I thought I’d visited most of the live music venues in Leeds over the last ten years of gig going, I’ve almost lost my weight in perspiration in the sweatbox of The Cockpit, I’ve socialised at The Brudenell Social Club, and I’ve thrilled to the strains of A Hawk and a Hacksaw and the Hun Hangar Ensemble in the Leeds Holy Trinity Church. So I was intrigued when I saw that Leicester purveyors of epicness Her Name Is Calla were playing a place called Left Bank, but after looking at the website I couldn’t work out where a place that looked like this was located on Cardigan Road, I’d driven down that road plenty of times. So on another foray to check out the location on Friday before I set out for the gig last night I located what appears as a large, plain red brick building that betrayed absolutely nothing of the architectural splendour of the interior;
Walking into the place was a bit like walking into a Tardis, you almost wanted to run back outside to check you were still in the same unassuming looking building you walked into! During the day there had been a Facebook update from the band advising us to wrap up warm as the place has as yet no form of heating, I was thankful to have received this warning as when we walked in it seemed colder inside than it was out in the open air, it’s just as well the gig wasn’t in the depth of winter!
The cavernous interior was set out with a few sofas (when did you last go to a gig where you could sit on sofas?) and some tables and chairs in front of the stage. Trestle tables had been set up for merch and for canned beverages or hot drinks (a very sensible addition in the circumstances!)
First on were Birds of Passage, or should I say “was” as Birds of Passage is in fact just multi instrumentalist Alicia Merz from New Zealand on her first tour of the UK and Europe. She crafts ethereal, ambient, almost drone-like songs, her voice like a breathy whisper in your ears. I had listened to her debut album (streaming on bandcamp) and was looking forward to how it would sound in the environs of the old church.
Birds of Passage – The Patterns On Your Face
It did sound good, but I feel the performance suffered slightly from the extended periods of silence while changing instruments or setting up the laptop for the next track, I think she could have done with an assistant to help her out. It did start to get a little samey and for me the coldness of the venue worked against her, I think her music would fit better in a warm cosy location! When she did speak to the audience her voice was so quiet as to be inaudible but I will put this down to nerves and shyness on the first night of the tour, hopefully she’ll get a bit more confident and open up a bit more on later dates (I’ve subsequently found out this was her first ever gig, so it’s all totally forgiveable!).
There seemed to be a fair bit of faff while waiting for Calla to begin, the problems I guess of being in a venue with no full time employed roadies and sound engineers. They eventually got underway with the gentle piano notes of Moss Giant. Tom informed us later that the delay had been due to a problem with a particular cable and the ensuing “brainstorm” resulted in losing twenty minutes from the set!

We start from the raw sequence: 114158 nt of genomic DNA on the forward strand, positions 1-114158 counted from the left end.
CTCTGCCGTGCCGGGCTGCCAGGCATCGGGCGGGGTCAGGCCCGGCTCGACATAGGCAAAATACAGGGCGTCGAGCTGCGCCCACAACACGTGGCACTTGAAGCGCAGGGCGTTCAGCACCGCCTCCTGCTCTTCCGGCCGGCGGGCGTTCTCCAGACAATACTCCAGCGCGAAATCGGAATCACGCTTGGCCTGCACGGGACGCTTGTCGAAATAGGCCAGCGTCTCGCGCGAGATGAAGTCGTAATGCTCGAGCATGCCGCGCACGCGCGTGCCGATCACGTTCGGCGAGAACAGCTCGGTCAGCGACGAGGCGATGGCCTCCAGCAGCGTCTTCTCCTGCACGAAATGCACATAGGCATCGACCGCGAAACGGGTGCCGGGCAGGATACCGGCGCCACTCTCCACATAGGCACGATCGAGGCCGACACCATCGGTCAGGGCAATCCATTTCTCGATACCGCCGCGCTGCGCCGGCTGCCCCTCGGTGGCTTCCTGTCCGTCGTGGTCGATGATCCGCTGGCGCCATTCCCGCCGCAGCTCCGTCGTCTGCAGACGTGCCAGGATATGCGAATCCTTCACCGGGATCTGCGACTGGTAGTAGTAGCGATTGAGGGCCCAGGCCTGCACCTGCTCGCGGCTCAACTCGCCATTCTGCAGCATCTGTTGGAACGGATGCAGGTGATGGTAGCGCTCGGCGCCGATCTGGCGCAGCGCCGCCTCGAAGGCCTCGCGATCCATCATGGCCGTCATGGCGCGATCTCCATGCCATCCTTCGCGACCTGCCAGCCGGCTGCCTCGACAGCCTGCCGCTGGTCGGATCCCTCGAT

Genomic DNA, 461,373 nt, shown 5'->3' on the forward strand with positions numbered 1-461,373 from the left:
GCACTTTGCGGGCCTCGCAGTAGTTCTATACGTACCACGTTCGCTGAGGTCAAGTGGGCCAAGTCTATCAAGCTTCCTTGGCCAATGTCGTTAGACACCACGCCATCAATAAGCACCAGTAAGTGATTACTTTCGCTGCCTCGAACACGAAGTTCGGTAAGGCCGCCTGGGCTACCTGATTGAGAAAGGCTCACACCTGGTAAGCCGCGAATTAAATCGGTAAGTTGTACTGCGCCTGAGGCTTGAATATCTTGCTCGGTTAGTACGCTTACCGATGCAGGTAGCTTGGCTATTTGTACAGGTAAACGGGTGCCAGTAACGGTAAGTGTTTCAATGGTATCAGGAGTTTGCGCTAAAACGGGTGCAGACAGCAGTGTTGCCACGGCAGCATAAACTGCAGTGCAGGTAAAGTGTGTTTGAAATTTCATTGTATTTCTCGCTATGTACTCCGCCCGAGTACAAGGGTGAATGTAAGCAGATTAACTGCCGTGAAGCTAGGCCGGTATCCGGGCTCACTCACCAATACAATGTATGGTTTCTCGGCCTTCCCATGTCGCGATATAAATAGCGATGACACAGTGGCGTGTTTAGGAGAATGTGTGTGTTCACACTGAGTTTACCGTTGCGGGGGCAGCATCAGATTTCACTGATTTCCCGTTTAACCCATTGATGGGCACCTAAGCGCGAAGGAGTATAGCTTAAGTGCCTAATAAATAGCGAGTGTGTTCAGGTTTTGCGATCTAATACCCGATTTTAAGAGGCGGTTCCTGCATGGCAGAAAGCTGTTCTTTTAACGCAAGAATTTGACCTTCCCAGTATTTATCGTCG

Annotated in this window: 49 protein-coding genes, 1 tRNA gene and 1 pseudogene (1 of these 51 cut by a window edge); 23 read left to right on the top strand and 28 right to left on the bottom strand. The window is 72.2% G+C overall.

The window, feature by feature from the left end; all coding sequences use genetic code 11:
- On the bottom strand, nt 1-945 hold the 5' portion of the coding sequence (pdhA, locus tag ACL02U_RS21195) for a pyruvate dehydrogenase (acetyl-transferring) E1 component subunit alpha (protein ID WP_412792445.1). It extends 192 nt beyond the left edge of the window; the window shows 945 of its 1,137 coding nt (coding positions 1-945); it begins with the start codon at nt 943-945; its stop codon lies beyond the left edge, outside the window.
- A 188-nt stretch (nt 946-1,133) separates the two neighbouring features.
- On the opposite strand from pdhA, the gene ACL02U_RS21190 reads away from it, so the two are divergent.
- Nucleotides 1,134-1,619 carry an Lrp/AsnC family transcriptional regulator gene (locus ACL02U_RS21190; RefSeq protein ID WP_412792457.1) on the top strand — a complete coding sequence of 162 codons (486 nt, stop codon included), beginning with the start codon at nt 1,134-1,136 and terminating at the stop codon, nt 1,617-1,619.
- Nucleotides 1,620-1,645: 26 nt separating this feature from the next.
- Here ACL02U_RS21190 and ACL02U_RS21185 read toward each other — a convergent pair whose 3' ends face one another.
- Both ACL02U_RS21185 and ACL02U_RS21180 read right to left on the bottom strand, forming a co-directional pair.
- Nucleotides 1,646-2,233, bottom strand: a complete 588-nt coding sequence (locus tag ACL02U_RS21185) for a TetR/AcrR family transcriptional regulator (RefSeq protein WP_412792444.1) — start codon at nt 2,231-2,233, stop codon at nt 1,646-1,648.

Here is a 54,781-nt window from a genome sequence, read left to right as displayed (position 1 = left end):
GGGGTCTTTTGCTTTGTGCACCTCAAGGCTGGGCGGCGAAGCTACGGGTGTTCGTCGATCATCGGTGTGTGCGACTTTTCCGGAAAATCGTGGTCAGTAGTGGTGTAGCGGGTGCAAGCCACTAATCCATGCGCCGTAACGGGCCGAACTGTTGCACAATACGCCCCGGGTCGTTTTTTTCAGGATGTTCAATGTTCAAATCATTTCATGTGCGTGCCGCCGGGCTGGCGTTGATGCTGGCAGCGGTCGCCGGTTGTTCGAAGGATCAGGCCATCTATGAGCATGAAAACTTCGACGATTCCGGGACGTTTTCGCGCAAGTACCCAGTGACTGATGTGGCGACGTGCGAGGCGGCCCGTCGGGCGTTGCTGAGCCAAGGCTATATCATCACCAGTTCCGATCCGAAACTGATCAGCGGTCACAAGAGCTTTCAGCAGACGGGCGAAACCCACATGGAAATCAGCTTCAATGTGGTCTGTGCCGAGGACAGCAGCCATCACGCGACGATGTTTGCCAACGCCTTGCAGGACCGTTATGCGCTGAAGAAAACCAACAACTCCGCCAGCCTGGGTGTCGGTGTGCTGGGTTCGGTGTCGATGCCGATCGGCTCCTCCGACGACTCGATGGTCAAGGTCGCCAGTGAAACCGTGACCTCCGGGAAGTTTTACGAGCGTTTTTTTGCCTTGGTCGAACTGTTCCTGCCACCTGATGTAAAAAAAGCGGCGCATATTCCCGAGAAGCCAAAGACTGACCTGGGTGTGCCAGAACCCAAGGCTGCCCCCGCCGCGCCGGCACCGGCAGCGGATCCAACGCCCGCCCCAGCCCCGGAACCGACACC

I was surprised and a little disappointed that there was no sign of the new songs off the new “Maw” EP as I would have liked to have heard them live, but I guess they were possibly excised due to the problems with the technology.
They instead played mostly tracks off last year’s The Quiet Lamb and finished on their now trademark thrash through New England from their mini album The Heritage.
In contrast to the shyness and introspection of Birds of Passage, the on stage banter from Her Name Is Calla is effortless and oozes confidence, the sign of a band fully comfortable in what they’re doing and how they do it, Tom’s words to the audience honest and funny, acting to draw us in and really make us part of the experience even in such a cold setting. I’ve said it before and I’ll say it again, this band deserve much bigger audiences!
This is a band whose music fits beautifully in the centre of an old church, their delicate pieces benefiting and feeding off the echoes of the cavernous interior and the build up to, and the pay off of the louder sections of tracks such as Condor & River and aforementioned closer New England filling the massive spaces with glorious noise! They played the Leeds Holy Trinity Church last year and I was unable to go but having heard the track “Nylon” recorded live there on a previous occasion which is on the Blood Promise EP (you can hear it at the bottom of this post) I realised that if they played this sort of venue again I would be there with bells on! And so I was (sans bells) and was not disappointed.
Although the set was reduced and I could listen to these guys all night long, by the time they finished I was feckin’ freezing so was quite glad to be able to get into the car and get the heater on! Hopefully if they start putting on more bands here they’ll get some form of rudimentary heating sorted out for the cooler months of the year.
Set list –
A Blood Promise
Pour More Oil
Condor & River
Her Name Is Calla – Nylon (Live at Leeds Holy Trinity Church)
There are some great photos of the gig by Sebastien Dehesdin on his blog here